Applications for New York City’s gifted and talented program open next month — roughly one year after former Mayor Bill de Blasio announced the program would be phased out and replaced.
Education officials announced Wednesday that parents can apply for slots in the program for their rising kindergartners starting Dec. 7.
The applications will be part of the overall kindergarten registration process, a change from previous years when parents had to fill out a separate application – and secure a testing date for their 4-year-old – to try to help their child qualify for a gifted and talented seat.
Students will be selected for the program based on teacher recommendations and seat availability, continuing a shift from the Department of Education’s pre-pandemic policy that based selections on test scores.
The applications are due Jan. 20.
“This year’s changes to the kindergarten application process will increase access to gifted and talented programming and make the process easier for families,” First Deputy Schools Chancellor Dan Weisberg said in a statement.
Students with siblings already in the gifted and talented program will get priority for admissions. Officials will also prioritize placing students in programs near their homes, according to guidance from the education department.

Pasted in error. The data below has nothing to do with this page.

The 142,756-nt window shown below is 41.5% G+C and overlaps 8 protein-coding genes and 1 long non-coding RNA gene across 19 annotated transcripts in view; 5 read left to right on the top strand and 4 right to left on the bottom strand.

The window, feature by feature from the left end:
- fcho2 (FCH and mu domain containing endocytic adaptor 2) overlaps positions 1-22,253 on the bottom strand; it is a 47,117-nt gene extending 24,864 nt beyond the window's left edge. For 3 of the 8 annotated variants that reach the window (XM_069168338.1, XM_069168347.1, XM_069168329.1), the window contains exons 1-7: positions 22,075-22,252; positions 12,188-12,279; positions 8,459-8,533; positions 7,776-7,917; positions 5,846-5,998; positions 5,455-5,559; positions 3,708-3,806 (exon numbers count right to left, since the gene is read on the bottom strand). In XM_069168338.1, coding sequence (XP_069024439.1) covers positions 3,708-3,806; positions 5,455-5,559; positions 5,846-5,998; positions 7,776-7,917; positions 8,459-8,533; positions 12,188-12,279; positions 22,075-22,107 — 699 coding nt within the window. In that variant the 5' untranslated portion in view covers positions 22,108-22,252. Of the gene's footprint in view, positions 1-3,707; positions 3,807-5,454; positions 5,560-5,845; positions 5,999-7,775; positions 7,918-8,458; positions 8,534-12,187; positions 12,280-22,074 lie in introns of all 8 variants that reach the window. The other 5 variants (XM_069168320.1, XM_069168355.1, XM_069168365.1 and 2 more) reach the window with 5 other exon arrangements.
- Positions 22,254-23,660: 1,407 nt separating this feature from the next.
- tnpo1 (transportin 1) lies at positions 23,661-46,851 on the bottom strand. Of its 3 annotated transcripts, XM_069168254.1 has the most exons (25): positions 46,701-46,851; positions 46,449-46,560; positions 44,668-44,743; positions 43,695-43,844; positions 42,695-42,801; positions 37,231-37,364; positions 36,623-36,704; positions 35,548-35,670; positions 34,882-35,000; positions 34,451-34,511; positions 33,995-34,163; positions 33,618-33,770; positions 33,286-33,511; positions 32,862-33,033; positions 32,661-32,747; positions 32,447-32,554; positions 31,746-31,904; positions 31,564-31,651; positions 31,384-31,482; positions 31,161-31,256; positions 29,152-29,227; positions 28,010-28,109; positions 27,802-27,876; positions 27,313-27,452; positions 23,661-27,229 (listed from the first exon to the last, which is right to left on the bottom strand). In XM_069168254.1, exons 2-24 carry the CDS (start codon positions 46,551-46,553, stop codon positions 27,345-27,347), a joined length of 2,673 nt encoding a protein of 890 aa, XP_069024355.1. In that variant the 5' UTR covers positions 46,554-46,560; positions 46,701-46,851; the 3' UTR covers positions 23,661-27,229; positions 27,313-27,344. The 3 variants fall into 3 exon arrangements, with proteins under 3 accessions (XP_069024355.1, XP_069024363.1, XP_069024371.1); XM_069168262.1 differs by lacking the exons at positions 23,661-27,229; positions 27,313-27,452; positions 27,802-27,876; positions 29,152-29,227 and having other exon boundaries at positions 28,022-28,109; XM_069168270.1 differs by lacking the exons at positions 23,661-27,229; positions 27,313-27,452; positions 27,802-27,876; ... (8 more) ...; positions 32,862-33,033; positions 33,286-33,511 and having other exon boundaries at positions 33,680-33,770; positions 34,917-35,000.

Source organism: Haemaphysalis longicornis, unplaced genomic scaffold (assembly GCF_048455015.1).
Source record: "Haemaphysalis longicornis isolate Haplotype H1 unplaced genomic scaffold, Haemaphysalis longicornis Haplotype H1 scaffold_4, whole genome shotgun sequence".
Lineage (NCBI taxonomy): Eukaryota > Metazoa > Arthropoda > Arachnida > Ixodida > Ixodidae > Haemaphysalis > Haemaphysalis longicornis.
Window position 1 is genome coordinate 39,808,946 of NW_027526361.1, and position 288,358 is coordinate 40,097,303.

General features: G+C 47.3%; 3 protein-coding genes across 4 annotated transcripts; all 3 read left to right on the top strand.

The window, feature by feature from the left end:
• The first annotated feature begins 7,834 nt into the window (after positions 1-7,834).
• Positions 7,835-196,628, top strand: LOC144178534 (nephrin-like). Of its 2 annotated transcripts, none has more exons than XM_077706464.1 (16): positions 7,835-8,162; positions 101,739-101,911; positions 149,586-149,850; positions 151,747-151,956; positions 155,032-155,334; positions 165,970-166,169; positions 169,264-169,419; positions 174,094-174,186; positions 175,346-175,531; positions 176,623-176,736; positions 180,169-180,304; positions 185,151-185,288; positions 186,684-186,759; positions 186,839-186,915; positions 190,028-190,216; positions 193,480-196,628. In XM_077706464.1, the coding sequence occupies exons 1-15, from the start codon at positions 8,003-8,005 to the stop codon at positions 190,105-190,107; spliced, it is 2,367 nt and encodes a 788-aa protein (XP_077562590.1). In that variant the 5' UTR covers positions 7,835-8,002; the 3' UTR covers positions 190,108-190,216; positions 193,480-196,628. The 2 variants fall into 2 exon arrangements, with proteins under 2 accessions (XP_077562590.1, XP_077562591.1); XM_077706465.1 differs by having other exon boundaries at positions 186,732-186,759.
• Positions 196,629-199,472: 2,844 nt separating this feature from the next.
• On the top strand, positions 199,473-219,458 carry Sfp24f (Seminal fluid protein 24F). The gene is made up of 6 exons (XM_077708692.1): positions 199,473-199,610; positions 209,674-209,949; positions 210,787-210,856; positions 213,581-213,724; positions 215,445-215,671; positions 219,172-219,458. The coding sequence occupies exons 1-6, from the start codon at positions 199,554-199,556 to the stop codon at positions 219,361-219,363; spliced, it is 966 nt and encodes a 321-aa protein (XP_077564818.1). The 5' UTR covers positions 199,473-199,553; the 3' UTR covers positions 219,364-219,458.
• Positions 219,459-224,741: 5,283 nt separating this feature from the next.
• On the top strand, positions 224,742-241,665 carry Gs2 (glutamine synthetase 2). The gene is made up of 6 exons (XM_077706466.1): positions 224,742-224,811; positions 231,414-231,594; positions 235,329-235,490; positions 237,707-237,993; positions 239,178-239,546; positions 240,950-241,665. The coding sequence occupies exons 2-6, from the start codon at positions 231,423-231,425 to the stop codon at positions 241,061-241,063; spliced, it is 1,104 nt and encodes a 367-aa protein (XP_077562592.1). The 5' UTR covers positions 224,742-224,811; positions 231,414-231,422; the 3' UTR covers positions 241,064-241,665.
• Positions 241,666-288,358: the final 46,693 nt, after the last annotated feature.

Education officials are yet to release details for students seeking to enter the program in first through third grade, but the department’s website said more information will soon be provided to parents.
The public schools’ gifted and talented program has long been a flashpoint in debates over equity and integration. Critics railed against the test that had been used for years to sort preschoolers, and noted that only a small fraction of students admitted were Black or Latino. In the 2019-2020 school year, just 6% of kindergartners admitted to the program were Black, and only 8% were Latino.
De Blasio announced plans to replace gifted and talented programs in October 2021, less than three months before he left office.
Last spring, Adams outlined his own vision: the gifted and talented program would be expanded, not extinguished. Adams announced that preschoolers seeking admission would be evaluated according to teacher recommendations instead of tests, continuing de Blasio’s policy. There would be more seats for kindergartners and a new entry point for third graders, Adams said.
While some parents applauded the move, others said the decision failed to solve inequity and segregation within the school system.